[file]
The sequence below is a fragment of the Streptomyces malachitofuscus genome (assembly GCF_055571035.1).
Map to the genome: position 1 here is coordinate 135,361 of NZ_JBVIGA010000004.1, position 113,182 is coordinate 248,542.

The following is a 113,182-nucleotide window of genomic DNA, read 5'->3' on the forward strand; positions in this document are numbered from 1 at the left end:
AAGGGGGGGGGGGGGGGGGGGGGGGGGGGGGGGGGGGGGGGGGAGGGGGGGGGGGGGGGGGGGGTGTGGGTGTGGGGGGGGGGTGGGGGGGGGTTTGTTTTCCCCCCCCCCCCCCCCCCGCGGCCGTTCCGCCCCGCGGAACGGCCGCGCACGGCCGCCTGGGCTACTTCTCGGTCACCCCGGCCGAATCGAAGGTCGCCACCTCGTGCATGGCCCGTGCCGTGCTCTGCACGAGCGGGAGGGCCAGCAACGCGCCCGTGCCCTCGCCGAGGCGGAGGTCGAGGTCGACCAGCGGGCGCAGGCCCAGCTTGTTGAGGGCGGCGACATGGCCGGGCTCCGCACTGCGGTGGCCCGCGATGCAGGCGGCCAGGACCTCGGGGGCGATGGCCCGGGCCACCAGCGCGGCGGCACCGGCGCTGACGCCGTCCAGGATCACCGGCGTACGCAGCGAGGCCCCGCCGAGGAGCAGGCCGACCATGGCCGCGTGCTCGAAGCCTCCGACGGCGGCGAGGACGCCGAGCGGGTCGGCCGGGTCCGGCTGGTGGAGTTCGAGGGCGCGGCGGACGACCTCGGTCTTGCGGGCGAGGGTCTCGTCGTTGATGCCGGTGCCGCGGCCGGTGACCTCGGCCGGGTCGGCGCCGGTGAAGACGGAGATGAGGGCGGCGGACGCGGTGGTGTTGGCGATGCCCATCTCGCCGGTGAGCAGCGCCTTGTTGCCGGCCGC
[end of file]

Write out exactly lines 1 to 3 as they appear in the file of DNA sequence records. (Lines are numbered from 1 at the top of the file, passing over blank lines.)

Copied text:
The sequence below is a fragment of the Streptomyces malachitofuscus genome (assembly GCF_055571035.1).
Map to the genome: position 1 here is coordinate 135,361 of NZ_JBVIGA010000004.1, position 113,182 is coordinate 248,542.

The following is a 113,182-nucleotide window of genomic DNA, read 5'->3' on the forward strand; positions in this document are numbered from 1 at the left end: